Typefaces collection

How did you get involved with typeface design? What led you to this practice?
I was lucky to be able to pursue two approaches to typography during my studies, one academic, the other irreverent. An initial teaching, combined with various workshops, allowed me to acquire technical and theoretical skills in typography, and Pierre Di Sciullo’s approach taught me how to move beyond an academic approach—to take a more radical formal and conceptual approach, emphasizing the reading experience over optimal legibility.

What influences you? Are there type designers whose work you appreciate in particular?
My references are quite diverse, I am interested in the variety of writing systems, as well as writing techniques and cryptography. Since 2012 I have been collecting a broad range of references together on a blog called Language as Symbols—there are so many surprises and treasures to be found in those drawings. I also appreciate audacious type designers who have surprising underlying themes and formal responses.

In your opinion, what is the point of creating a new typeface when so many already exist?
It is important to continue moving forward and to avoid reproducing historical forms that, in my opinion, belong to the past (the technical and cultural stakes have changed considerably), and it is important to question existing models. Typography, one of the mediums of language, should be constantly reconsidered so as to propose new reading experiences.

Is it really possible to create something new in the field of type design?
If one starts from the principle that a letter is arbitrary then one can take all kinds of liberties. So yes, many new propositions remain to be made in terms of type design. Only the reader’s level of resilience imposes current limits on reading.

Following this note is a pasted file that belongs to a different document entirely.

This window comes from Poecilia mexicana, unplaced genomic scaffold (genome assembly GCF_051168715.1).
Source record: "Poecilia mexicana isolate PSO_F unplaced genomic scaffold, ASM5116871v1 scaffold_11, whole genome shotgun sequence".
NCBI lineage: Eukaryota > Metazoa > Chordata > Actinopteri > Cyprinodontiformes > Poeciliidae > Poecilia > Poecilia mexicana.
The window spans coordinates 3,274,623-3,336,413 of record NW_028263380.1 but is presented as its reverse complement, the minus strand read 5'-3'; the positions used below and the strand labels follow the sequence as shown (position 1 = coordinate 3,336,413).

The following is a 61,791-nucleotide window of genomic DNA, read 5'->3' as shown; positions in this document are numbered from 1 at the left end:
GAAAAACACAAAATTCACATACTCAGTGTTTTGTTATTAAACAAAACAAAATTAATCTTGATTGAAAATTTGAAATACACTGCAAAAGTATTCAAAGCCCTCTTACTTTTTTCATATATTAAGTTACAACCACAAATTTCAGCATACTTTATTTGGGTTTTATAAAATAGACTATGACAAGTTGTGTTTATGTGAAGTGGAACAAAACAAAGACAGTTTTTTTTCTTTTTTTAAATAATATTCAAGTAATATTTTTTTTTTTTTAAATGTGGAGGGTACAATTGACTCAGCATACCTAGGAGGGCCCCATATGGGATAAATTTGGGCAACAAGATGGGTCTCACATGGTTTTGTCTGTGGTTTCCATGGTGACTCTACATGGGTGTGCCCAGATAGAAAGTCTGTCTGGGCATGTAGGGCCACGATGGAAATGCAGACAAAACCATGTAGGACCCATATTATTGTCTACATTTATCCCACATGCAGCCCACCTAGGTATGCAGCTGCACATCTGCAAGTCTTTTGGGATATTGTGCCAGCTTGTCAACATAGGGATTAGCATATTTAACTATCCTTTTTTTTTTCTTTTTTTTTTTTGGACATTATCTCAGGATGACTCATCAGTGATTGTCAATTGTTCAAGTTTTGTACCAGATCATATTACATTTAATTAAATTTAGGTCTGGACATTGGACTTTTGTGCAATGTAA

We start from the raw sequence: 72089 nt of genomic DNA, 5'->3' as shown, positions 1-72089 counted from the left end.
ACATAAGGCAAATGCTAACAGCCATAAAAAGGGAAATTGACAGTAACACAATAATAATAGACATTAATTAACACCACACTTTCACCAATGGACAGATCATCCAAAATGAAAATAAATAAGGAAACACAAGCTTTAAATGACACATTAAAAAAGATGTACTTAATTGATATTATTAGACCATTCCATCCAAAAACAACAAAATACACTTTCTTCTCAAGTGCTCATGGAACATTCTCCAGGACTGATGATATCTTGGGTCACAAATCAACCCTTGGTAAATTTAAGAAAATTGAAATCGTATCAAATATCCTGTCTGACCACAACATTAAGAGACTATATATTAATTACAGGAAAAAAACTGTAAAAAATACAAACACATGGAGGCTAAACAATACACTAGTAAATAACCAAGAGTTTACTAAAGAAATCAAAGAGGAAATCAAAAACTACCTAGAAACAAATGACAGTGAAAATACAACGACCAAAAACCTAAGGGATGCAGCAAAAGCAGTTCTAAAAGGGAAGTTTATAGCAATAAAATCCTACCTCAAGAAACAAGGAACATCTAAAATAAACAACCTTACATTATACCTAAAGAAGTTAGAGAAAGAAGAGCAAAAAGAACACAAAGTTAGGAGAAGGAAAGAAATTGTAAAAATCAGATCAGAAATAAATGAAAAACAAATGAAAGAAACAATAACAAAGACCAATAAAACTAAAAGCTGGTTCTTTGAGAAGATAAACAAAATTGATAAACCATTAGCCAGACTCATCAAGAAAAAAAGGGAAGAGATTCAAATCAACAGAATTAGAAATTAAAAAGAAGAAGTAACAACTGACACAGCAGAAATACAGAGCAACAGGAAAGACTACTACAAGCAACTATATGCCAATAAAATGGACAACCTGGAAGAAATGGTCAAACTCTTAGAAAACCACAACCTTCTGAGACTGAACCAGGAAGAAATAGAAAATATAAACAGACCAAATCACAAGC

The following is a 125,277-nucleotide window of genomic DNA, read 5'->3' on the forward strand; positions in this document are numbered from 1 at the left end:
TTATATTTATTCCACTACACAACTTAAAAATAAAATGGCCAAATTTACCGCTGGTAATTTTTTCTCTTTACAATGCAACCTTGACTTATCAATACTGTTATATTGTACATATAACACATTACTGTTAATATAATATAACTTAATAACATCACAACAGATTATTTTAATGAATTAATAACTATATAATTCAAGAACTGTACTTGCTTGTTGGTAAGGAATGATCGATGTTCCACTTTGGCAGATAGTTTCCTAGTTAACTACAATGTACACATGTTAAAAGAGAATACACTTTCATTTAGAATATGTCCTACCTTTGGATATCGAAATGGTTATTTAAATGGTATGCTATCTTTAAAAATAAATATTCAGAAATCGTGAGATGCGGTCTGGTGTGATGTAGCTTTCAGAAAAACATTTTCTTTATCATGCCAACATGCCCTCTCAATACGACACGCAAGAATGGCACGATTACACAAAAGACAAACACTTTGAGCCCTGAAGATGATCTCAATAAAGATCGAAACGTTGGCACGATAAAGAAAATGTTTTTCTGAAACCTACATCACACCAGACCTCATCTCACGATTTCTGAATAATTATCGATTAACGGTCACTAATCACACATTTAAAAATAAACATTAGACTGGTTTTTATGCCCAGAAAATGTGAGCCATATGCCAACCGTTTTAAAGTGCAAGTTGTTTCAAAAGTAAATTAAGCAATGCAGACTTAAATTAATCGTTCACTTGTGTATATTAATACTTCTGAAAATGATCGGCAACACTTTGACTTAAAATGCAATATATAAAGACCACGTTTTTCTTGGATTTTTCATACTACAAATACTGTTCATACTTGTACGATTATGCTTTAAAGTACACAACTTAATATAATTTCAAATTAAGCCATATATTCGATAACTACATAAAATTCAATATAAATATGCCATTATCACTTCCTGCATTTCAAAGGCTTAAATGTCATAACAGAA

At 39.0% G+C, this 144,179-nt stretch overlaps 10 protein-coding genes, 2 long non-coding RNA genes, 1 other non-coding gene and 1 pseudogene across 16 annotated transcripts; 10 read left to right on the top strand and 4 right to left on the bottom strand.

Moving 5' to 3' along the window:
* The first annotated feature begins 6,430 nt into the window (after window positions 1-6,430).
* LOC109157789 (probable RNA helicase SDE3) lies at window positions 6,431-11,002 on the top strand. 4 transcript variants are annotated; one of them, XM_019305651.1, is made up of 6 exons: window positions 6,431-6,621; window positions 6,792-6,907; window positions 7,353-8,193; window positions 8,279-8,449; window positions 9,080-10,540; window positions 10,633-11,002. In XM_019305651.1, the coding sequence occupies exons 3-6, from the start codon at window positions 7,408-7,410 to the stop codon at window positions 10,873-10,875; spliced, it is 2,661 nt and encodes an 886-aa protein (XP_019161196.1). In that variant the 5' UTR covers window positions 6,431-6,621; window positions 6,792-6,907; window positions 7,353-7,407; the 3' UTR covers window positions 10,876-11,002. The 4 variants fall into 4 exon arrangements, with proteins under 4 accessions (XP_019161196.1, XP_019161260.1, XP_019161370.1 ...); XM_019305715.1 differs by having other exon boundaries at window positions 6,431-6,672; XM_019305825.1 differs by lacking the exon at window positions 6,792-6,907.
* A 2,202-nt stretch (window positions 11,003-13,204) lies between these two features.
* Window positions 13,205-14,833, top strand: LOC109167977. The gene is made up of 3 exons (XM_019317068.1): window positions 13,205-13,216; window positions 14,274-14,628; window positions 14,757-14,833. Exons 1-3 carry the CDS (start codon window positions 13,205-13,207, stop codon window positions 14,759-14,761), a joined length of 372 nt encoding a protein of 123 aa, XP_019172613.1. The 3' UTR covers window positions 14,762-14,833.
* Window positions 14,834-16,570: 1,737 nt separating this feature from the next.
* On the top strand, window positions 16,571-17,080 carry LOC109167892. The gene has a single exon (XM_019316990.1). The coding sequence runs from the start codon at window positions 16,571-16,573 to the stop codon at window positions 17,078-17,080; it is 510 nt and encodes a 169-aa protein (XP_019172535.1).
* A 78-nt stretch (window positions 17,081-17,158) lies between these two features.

How do you begin work on a new typeface? Do you have a particular process?
25% ideas + 25% rules + 25% testing + 25% production.

What is your relationship with the history of typography? What is your relationship with technology?
The history of typography is interesting, but should be taken as a starting point and not an end point. It is important to learn about it so as to establish a common culture, but one should move beyond it quite quickly in order to avoid reproducing anachronistic forms. Conversely, technique must always be a formal finality and thus, a point of arrival. In the sense that designed forms are infused with technology, it is interesting to play with them so as to discover new rules.

Why have you chosen to distribute your typefaces with 205TF?
It seems important for me to adhere to the same values as the type foundry that distributes my work: 205TF is a foundry that functions on a human scale, each project is valued and promoted, and the foundry proposes typefaces that are both aesthetically bold, and interesting in terms of technique.

Do you think that typography can save the world?
It is a pharmakon (a remedy to poison) as is every technical object. It allows one to spread knowledge on a large scale, but it also contributes to the spread of the worst myths. Typography is not only a tool, but also an instrument and content, it is equally the mediation and perception of said content—everything depends on “who” uses it and to what end.

Do you teach? If so, where, and why does this role of transmission seem important to you?
I teach in different schools, including in the master’s cycle at the ÉSAD Amiens. It is important on one hand to transmit our questions and our experiences to students, and on the other, to learn from them in return about issues linked to their current questions.

by Simon Renaud